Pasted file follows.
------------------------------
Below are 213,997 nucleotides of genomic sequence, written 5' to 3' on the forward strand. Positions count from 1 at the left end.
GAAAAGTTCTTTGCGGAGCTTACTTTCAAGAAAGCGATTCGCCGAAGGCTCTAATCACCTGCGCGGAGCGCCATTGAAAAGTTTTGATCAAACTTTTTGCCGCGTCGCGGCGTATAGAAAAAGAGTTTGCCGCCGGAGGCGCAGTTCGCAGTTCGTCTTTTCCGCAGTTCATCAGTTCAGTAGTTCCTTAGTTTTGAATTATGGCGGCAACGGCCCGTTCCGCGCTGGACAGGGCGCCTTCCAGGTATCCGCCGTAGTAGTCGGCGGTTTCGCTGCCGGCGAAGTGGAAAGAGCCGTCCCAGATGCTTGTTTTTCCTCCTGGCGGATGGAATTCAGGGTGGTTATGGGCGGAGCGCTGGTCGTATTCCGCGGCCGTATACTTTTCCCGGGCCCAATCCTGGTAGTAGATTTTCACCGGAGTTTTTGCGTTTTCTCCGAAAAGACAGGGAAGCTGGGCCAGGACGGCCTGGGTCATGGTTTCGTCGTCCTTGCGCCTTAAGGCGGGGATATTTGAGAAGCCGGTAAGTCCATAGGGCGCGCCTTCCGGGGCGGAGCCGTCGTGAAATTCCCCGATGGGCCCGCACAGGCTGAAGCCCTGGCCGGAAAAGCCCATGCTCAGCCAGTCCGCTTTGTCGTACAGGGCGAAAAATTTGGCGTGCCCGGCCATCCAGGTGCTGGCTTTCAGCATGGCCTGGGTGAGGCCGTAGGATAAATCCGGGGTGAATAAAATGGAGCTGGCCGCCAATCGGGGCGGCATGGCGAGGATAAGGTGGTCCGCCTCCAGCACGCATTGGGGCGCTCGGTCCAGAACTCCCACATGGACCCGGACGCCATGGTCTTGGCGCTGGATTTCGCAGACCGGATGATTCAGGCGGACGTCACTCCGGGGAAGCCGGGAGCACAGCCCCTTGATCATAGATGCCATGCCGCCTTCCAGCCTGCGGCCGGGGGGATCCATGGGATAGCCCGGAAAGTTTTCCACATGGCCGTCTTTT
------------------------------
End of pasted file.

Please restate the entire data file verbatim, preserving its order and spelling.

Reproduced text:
Below are 213,997 nucleotides of genomic sequence, written 5' to 3' on the forward strand. Positions count from 1 at the left end.
GAAAAGTTCTTTGCGGAGCTTACTTTCAAGAAAGCGATTCGCCGAAGGCTCTAATCACCTGCGCGGAGCGCCATTGAAAAGTTTTGATCAAACTTTTTGCCGCGTCGCGGCGTATAGAAAAAGAGTTTGCCGCCGGAGGCGCAGTTCGCAGTTCGTCTTTTCCGCAGTTCATCAGTTCAGTAGTTCCTTAGTTTTGAATTATGGCGGCAACGGCCCGTTCCGCGCTGGACAGGGCGCCTTCCAGGTATCCGCCGTAGTAGTCGGCGGTTTCGCTGCCGGCGAAGTGGAAAGAGCCGTCCCAGATGCTTGTTTTTCCTCCTGGCGGATGGAATTCAGGGTGGTTATGGGCGGAGCGCTGGTCGTATTCCGCGGCCGTATACTTTTCCCGGGCCCAATCCTGGTAGTAGATTTTCACCGGAGTTTTTGCGTTTTCTCCGAAAAGACAGGGAAGCTGGGCCAGGACGGCCTGGGTCATGGTTTCGTCGTCCTTGCGCCTTAAGGCGGGGATATTTGAGAAGCCGGTAAGTCCATAGGGCGCGCCTTCCGGGGCGGAGCCGTCGTGAAATTCCCCGATGGGCCCGCACAGGCTGAAGCCCTGGCCGGAAAAGCCCATGCTCAGCCAGTCCGCTTTGTCGTACAGGGCGAAAAATTTGGCGTGCCCGGCCATCCAGGTGCTGGCTTTCAGCATGGCCTGGGTGAGGCCGTAGGATAAATCCGGGGTGAATAAAATGGAGCTGGCCGCCAATCGGGGCGGCATGGCGAGGATAAGGTGGTCCGCCTCCAGCACGCATTGGGGCGCTCGGTCCAGAACTCCCACATGGACCCGGACGCCATGGTCTTGGCGCTGGATTTCGCAGACCGGATGATTCAGGCGGACGTCACTCCGGGGAAGCCGGGAGCACAGCCCCTTGATCATAGATGCCATGCCGCCTTCCAGCCTGCGGCCGGGGGGATCCATGGGATAGCCCGGAAAGTTTTCCACATGGCCGTCTTTT